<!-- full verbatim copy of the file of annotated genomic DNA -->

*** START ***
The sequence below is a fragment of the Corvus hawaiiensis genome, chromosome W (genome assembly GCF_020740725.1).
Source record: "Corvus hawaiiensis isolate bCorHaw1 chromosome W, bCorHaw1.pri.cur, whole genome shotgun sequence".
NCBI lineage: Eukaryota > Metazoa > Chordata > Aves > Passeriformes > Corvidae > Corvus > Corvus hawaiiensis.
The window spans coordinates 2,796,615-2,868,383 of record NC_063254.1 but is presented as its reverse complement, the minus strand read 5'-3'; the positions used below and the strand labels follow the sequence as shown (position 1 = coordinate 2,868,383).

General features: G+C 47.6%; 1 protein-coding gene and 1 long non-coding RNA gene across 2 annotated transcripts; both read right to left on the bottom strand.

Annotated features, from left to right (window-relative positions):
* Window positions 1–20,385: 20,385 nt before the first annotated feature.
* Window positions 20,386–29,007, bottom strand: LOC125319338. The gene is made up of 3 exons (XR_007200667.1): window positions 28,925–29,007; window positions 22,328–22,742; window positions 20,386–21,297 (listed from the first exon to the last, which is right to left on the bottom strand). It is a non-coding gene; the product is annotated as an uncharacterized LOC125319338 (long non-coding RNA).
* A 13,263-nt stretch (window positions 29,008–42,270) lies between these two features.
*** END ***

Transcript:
The sequence below is a fragment of the Corvus hawaiiensis genome, chromosome W (genome assembly GCF_020740725.1).
Source record: "Corvus hawaiiensis isolate bCorHaw1 chromosome W, bCorHaw1.pri.cur, whole genome shotgun sequence".
NCBI lineage: Eukaryota > Metazoa > Chordata > Aves > Passeriformes > Corvidae > Corvus > Corvus hawaiiensis.
The window spans coordinates 2,796,615-2,868,383 of record NC_063254.1 but is presented as its reverse complement, the minus strand read 5'-3'; the positions used below and the strand labels follow the sequence as shown (position 1 = coordinate 2,868,383).

General features: G+C 47.6%; 1 protein-coding gene and 1 long non-coding RNA gene across 2 annotated transcripts; both read right to left on the bottom strand.

Annotated features, from left to right (window-relative positions):
* Window positions 1–20,385: 20,385 nt before the first annotated feature.
* Window positions 20,386–29,007, bottom strand: LOC125319338. The gene is made up of 3 exons (XR_007200667.1): window positions 28,925–29,007; window positions 22,328–22,742; window positions 20,386–21,297 (listed from the first exon to the last, which is right to left on the bottom strand). It is a non-coding gene; the product is annotated as an uncharacterized LOC125319338 (long non-coding RNA).
* A 13,263-nt stretch (window positions 29,008–42,270) lies between these two features.